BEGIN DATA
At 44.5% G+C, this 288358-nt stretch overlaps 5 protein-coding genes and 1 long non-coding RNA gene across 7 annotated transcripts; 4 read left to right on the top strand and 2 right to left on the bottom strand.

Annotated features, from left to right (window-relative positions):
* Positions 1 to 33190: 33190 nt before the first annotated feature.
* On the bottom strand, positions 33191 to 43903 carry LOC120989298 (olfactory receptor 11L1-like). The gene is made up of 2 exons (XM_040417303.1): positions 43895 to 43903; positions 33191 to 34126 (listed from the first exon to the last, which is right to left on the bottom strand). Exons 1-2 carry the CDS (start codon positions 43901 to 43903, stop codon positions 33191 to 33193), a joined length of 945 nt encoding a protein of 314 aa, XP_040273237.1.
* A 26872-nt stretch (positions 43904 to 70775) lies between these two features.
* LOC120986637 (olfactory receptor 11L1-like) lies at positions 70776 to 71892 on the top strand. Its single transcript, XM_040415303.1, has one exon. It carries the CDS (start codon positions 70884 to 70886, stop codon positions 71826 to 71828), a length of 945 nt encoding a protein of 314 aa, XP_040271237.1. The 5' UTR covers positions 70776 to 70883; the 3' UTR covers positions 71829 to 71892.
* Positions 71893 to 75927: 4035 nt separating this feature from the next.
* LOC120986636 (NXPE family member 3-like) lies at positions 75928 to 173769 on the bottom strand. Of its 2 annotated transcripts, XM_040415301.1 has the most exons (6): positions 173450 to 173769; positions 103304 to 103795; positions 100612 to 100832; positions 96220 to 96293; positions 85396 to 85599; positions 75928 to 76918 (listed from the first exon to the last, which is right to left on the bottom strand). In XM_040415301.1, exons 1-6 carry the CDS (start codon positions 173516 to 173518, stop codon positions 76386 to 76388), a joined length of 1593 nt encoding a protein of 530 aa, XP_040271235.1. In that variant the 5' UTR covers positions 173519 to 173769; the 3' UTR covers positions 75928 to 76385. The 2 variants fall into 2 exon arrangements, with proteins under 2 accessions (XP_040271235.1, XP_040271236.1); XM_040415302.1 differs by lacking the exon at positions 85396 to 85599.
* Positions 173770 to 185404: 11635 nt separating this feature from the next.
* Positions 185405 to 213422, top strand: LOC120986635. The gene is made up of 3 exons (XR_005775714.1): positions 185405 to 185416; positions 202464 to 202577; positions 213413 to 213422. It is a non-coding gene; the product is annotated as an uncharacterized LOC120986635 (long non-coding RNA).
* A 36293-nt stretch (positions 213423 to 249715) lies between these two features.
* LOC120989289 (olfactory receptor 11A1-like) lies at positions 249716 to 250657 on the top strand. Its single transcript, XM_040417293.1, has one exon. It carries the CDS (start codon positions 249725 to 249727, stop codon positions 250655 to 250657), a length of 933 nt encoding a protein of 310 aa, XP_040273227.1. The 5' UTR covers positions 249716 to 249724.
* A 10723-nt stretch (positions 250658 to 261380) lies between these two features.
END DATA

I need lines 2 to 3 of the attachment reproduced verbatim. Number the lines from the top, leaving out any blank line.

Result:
Annotated features, from left to right (window-relative positions):
* Positions 1 to 33190: 33190 nt before the first annotated feature.